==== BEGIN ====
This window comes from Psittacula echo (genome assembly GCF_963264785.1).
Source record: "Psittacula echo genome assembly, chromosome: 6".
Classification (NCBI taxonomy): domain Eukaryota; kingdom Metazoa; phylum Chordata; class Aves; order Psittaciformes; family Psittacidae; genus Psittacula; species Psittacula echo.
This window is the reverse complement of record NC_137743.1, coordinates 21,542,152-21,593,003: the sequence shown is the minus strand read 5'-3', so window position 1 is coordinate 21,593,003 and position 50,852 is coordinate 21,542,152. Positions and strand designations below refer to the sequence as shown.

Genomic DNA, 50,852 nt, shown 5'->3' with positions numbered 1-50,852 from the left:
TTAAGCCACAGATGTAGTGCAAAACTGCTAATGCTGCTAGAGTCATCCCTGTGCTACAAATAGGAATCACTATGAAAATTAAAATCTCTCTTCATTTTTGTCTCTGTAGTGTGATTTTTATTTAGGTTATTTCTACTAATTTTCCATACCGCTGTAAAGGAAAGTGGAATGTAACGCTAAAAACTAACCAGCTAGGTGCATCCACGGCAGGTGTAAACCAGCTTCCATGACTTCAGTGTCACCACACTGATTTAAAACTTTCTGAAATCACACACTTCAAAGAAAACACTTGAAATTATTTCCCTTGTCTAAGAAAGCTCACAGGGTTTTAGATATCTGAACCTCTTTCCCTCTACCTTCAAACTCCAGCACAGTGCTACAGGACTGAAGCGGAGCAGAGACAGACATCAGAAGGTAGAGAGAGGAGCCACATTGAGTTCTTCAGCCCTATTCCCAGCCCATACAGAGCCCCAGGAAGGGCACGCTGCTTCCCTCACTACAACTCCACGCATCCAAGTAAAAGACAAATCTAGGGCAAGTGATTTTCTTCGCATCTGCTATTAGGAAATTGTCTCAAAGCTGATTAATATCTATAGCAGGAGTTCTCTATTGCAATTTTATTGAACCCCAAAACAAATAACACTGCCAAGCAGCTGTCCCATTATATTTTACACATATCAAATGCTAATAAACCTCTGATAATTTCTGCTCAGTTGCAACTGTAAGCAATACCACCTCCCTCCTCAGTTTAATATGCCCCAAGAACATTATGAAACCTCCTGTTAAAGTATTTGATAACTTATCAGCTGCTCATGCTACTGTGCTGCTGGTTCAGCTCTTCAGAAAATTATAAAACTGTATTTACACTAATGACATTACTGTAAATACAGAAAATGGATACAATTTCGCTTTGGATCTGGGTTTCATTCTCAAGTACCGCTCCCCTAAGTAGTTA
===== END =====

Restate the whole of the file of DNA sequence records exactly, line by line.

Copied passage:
This window comes from Psittacula echo (genome assembly GCF_963264785.1).
Source record: "Psittacula echo genome assembly, chromosome: 6".
Classification (NCBI taxonomy): domain Eukaryota; kingdom Metazoa; phylum Chordata; class Aves; order Psittaciformes; family Psittacidae; genus Psittacula; species Psittacula echo.
This window is the reverse complement of record NC_137743.1, coordinates 21,542,152-21,593,003: the sequence shown is the minus strand read 5'-3', so window position 1 is coordinate 21,593,003 and position 50,852 is coordinate 21,542,152. Positions and strand designations below refer to the sequence as shown.

Genomic DNA, 50,852 nt, shown 5'->3' with positions numbered 1-50,852 from the left:
TTAAGCCACAGATGTAGTGCAAAACTGCTAATGCTGCTAGAGTCATCCCTGTGCTACAAATAGGAATCACTATGAAAATTAAAATCTCTCTTCATTTTTGTCTCTGTAGTGTGATTTTTATTTAGGTTATTTCTACTAATTTTCCATACCGCTGTAAAGGAAAGTGGAATGTAACGCTAAAAACTAACCAGCTAGGTGCATCCACGGCAGGTGTAAACCAGCTTCCATGACTTCAGTGTCACCACACTGATTTAAAACTTTCTGAAATCACACACTTCAAAGAAAACACTTGAAATTATTTCCCTTGTCTAAGAAAGCTCACAGGGTTTTAGATATCTGAACCTCTTTCCCTCTACCTTCAAACTCCAGCACAGTGCTACAGGACTGAAGCGGAGCAGAGACAGACATCAGAAGGTAGAGAGAGGAGCCACATTGAGTTCTTCAGCCCTATTCCCAGCCCATACAGAGCCCCAGGAAGGGCACGCTGCTTCCCTCACTACAACTCCACGCATCCAAGTAAAAGACAAATCTAGGGCAAGTGATTTTCTTCGCATCTGCTATTAGGAAATTGTCTCAAAGCTGATTAATATCTATAGCAGGAGTTCTCTATTGCAATTTTATTGAACCCCAAAACAAATAACACTGCCAAGCAGCTGTCCCATTATATTTTACACATATCAAATGCTAATAAACCTCTGATAATTTCTGCTCAGTTGCAACTGTAAGCAATACCACCTCCCTCCTCAGTTTAATATGCCCCAAGAACATTATGAAACCTCCTGTTAAAGTATTTGATAACTTATCAGCTGCTCATGCTACTGTGCTGCTGGTTCAGCTCTTCAGAAAATTATAAAACTGTATTTACACTAATGACATTACTGTAAATACAGAAAATGGATACAATTTCGCTTTGGATCTGGGTTTCATTCTCAAGTACCGCTCCCCTAAGTAGTTA